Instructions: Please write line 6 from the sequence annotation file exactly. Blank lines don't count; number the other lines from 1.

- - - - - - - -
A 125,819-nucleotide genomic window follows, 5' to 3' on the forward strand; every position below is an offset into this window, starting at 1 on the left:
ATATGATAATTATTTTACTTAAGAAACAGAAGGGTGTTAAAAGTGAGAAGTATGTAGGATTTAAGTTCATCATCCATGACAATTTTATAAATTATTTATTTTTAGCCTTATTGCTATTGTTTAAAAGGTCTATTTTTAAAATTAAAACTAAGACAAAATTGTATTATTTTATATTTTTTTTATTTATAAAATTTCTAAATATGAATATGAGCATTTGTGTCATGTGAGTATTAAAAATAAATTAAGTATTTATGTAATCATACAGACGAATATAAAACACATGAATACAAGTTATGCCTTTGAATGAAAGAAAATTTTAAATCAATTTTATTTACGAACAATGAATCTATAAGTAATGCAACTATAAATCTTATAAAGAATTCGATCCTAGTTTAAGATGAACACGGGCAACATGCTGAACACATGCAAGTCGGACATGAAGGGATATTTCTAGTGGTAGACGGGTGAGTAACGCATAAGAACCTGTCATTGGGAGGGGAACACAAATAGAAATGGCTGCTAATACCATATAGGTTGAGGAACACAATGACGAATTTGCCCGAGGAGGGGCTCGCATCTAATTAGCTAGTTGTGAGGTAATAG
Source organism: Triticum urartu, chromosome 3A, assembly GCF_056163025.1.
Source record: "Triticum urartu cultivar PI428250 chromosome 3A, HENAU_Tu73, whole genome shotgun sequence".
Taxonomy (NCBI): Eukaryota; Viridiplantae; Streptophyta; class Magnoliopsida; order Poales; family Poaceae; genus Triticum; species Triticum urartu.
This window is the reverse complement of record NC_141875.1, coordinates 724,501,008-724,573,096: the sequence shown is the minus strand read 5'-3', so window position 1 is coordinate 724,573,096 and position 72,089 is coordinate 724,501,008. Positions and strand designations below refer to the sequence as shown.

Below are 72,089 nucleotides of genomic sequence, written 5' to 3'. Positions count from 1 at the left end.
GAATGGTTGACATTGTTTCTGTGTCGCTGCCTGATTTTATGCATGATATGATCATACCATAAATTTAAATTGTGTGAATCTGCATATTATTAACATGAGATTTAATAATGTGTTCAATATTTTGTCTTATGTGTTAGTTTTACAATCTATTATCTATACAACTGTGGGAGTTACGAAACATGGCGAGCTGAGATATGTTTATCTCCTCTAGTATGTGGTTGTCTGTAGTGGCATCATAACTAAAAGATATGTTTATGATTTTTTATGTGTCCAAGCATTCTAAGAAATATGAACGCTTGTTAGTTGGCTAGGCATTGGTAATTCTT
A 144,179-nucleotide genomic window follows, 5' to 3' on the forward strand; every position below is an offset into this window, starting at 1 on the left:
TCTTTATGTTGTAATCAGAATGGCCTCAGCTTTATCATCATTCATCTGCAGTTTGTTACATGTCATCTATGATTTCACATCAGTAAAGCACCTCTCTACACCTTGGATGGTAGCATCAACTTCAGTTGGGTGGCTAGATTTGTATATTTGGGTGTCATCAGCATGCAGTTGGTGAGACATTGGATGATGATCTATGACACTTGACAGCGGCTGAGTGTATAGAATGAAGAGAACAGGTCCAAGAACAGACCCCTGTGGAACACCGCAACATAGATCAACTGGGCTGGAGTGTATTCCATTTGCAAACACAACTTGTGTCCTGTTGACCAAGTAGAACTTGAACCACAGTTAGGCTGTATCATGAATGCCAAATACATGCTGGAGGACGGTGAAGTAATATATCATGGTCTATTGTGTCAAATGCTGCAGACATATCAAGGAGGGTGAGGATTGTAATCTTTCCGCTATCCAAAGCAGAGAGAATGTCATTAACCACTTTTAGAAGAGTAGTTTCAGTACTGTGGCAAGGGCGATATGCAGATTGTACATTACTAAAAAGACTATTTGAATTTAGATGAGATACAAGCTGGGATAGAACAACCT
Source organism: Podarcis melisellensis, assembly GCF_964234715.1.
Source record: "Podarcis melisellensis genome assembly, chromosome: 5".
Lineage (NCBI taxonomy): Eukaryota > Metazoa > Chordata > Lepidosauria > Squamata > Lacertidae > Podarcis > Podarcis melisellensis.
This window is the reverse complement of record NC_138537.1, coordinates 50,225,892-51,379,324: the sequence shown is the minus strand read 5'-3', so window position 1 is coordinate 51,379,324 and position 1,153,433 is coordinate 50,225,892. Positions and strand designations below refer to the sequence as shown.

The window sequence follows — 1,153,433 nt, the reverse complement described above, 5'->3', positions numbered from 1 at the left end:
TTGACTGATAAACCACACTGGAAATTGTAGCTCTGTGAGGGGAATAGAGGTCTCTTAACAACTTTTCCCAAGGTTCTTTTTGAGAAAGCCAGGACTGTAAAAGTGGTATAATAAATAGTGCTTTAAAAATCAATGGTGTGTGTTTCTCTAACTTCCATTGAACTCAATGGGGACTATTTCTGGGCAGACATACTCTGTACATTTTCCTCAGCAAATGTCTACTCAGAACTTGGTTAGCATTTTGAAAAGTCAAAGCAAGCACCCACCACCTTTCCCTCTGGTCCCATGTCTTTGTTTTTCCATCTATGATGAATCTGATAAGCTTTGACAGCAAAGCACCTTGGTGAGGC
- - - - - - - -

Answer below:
This window is the reverse complement of record NC_141875.1, coordinates 724,501,008-724,573,096: the sequence shown is the minus strand read 5'-3', so window position 1 is coordinate 724,573,096 and position 72,089 is coordinate 724,501,008. Positions and strand designations below refer to the sequence as shown.